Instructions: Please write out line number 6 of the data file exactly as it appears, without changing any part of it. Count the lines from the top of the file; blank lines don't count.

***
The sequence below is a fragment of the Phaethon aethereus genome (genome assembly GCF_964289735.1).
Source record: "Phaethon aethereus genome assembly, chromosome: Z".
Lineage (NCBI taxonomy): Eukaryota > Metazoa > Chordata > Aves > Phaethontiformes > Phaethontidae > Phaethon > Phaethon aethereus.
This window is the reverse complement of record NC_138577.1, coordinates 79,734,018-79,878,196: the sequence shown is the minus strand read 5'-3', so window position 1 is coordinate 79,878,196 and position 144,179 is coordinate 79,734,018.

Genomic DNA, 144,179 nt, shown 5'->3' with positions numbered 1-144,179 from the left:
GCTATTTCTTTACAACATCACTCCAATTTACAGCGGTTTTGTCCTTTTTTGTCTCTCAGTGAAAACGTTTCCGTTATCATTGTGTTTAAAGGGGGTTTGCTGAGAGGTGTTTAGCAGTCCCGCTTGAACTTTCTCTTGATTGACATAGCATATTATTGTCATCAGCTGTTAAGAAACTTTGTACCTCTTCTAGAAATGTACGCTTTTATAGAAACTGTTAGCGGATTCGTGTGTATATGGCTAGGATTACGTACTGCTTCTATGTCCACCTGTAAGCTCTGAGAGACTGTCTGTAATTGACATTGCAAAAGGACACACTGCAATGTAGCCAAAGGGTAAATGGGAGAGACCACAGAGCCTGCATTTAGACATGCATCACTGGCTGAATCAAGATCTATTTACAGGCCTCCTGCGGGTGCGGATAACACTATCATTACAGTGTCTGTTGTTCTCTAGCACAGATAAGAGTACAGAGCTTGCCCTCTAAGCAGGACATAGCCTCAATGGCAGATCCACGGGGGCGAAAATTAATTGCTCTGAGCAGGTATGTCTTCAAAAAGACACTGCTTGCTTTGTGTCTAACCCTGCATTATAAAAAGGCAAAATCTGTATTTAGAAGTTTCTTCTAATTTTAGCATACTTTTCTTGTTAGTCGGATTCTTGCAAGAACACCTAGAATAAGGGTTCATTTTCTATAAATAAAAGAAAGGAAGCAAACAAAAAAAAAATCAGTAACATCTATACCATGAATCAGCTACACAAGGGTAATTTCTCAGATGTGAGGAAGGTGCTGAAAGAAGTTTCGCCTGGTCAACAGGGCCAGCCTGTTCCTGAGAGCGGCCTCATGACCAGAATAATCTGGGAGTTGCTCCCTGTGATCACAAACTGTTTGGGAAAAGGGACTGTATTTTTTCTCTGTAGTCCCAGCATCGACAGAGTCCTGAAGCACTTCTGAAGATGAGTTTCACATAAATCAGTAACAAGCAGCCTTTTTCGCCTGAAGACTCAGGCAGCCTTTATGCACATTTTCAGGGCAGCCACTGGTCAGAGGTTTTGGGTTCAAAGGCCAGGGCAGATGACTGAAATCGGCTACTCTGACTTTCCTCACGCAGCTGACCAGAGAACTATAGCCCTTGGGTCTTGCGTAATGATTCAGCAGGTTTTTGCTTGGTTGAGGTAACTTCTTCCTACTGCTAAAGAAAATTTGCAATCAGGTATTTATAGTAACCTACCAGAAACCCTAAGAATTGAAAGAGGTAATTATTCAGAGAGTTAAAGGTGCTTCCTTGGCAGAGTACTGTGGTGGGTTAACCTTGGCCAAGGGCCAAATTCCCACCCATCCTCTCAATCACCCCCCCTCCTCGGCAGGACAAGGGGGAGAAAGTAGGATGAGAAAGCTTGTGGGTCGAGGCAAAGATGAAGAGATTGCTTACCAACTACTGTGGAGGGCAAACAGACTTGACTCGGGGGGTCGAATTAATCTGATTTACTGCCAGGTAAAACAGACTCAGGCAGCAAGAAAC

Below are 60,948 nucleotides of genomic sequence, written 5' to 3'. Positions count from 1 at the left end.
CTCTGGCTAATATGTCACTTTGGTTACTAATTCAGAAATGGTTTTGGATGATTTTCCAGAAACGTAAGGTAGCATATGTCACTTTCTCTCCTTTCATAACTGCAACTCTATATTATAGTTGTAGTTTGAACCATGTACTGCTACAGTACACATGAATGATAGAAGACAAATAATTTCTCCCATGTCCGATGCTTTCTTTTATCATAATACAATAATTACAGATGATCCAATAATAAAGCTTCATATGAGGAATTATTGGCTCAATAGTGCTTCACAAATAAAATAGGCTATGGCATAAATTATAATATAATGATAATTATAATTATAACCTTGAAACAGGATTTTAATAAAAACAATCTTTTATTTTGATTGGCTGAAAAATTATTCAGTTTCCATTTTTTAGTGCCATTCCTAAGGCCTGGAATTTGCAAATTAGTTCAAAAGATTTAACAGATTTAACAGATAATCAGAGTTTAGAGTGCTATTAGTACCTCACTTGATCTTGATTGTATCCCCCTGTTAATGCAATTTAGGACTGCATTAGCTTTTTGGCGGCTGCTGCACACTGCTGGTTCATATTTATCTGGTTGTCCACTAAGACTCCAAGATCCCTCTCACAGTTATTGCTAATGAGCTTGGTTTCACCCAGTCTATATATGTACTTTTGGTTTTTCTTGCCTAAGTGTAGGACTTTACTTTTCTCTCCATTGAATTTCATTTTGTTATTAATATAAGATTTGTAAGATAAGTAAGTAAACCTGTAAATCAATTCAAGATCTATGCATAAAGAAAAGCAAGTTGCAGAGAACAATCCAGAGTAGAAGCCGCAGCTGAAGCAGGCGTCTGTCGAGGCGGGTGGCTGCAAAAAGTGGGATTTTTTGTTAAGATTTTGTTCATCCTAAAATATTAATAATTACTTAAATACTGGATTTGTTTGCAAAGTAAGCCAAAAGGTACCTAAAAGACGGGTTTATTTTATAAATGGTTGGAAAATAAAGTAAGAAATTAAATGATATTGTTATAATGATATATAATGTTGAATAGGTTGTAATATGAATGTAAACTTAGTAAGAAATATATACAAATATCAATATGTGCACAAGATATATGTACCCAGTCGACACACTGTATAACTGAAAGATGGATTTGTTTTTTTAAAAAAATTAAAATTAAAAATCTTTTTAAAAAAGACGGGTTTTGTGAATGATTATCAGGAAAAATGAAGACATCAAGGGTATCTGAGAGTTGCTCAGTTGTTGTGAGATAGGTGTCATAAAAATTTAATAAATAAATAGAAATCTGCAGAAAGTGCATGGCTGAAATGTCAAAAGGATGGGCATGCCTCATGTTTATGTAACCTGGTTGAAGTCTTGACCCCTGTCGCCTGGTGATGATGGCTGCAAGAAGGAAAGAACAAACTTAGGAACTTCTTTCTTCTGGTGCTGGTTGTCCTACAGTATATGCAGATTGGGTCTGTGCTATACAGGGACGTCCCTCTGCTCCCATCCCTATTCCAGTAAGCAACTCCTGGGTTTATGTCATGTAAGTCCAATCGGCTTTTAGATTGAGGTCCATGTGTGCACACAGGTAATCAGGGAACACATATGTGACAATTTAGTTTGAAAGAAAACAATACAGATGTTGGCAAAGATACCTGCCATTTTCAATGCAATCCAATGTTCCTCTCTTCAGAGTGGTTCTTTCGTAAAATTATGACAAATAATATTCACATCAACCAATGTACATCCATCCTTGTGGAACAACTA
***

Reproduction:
GCTATTTCTTTACAACATCACTCCAATTTACAGCGGTTTTGTCCTTTTTTGTCTCTCAGTGAAAACGTTTCCGTTATCATTGTGTTTAAAGGGGGTTTGCTGAGAGGTGTTTAGCAGTCCCGCTTGAACTTTCTCTTGATTGACATAGCATATTATTGTCATCAGCTGTTAAGAAACTTTGTACCTCTTCTAGAAATGTACGCTTTTATAGAAACTGTTAGCGGATTCGTGTGTATATGGCTAGGATTACGTACTGCTTCTATGTCCACCTGTAAGCTCTGAGAGACTGTCTGTAATTGACATTGCAAAAGGACACACTGCAATGTAGCCAAAGGGTAAATGGGAGAGACCACAGAGCCTGCATTTAGACATGCATCACTGGCTGAATCAAGATCTATTTACAGGCCTCCTGCGGGTGCGGATAACACTATCATTACAGTGTCTGTTGTTCTCTAGCACAGATAAGAGTACAGAGCTTGCCCTCTAAGCAGGACATAGCCTCAATGGCAGATCCACGGGGGCGAAAATTAATTGCTCTGAGCAGGTATGTCTTCAAAAAGACACTGCTTGCTTTGTGTCTAACCCTGCATTATAAAAAGGCAAAATCTGTATTTAGAAGTTTCTTCTAATTTTAGCATACTTTTCTTGTTAGTCGGATTCTTGCAAGAACACCTAGAATAAGGGTTCATTTTCTATAAATAAAAGAAAGGAAGCAAACAAAAAAAAAATCAGTAACATCTATACCATGAATCAGCTACACAAGGGTAATTTCTCAGATGTGAGGAAGGTGCTGAAAGAAGTTTCGCCTGGTCAACAGGGCCAGCCTGTTCCTGAGAGCGGCCTCATGACCAGAATAATCTGGGAGTTGCTCCCTGTGATCACAAACTGTTTGGGAAAAGGGACTGTATTTTTTCTCTGTAGTCCCAGCATCGACAGAGTCCTGAAGCACTTCTGAAGATGAGTTTCACATAAATCAGTAACAAGCAGCCTTTTTCGCCTGAAGACTCAGGCAGCCTTTATGCACATTTTCAGGGCAGCCACTGGTCAGAGGTTTTGGGTTCAAAGGCCAGGGCAGATGACTGAAATCGGCTACTCTGACTTTCCTCACGCAGCTGACCAGAGAACTATAGCCCTTGGGTCTTGCGTAATGATTCAGCAGGTTTTTGCTTGGTTGAGGTAACTTCTTCCTACTGCTAAAGAAAATTTGCAATCAGGTATTTATAGTAACCTACCAGAAACCCTAAGAATTGAAAGAGGTAATTATTCAGAGAGTTAAAGGTGCTTCCTTGGCAGAGTACTGTGGTGGGTTAACCTTGGCCAAGGGCCAAATTCCCACCCATCCTCTCAATCACCCCCCCTCCTCGGCAGGACAAGGGGGAGAAAGTAGGATGAGAAAGCTTGTGGGTCGAGGCAAAGATGAAGAGATTGCTTACCAACTACTGTGGAGGGCAAACAGACTTGACTCGGGGGGTCGAATTAATCTGATTTACTGCCAGGTAAAACAGACTCAGGCAGCAAGAAAC